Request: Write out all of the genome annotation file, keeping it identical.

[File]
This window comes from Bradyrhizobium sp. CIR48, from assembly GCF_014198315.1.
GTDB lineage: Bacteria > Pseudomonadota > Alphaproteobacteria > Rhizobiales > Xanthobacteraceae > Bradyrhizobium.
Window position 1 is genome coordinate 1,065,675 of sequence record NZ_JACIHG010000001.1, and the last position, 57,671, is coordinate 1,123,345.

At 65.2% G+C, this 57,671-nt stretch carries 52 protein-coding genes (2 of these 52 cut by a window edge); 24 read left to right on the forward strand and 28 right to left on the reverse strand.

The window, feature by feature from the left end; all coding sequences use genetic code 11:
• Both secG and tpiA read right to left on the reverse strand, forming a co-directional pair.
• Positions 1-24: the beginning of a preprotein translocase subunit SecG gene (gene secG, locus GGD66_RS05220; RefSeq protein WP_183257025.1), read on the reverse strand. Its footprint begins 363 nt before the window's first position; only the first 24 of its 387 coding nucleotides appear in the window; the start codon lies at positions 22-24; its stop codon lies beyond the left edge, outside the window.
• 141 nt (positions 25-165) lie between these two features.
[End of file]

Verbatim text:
This window comes from Bradyrhizobium sp. CIR48, from assembly GCF_014198315.1.
GTDB lineage: Bacteria > Pseudomonadota > Alphaproteobacteria > Rhizobiales > Xanthobacteraceae > Bradyrhizobium.
Window position 1 is genome coordinate 1,065,675 of sequence record NZ_JACIHG010000001.1, and the last position, 57,671, is coordinate 1,123,345.

At 65.2% G+C, this 57,671-nt stretch carries 52 protein-coding genes (2 of these 52 cut by a window edge); 24 read left to right on the forward strand and 28 right to left on the reverse strand.

The window, feature by feature from the left end; all coding sequences use genetic code 11:
• Both secG and tpiA read right to left on the reverse strand, forming a co-directional pair.
• Positions 1-24: the beginning of a preprotein translocase subunit SecG gene (gene secG, locus GGD66_RS05220; RefSeq protein WP_183257025.1), read on the reverse strand. Its footprint begins 363 nt before the window's first position; only the first 24 of its 387 coding nucleotides appear in the window; the start codon lies at positions 22-24; its stop codon lies beyond the left edge, outside the window.
• 141 nt (positions 25-165) lie between these two features.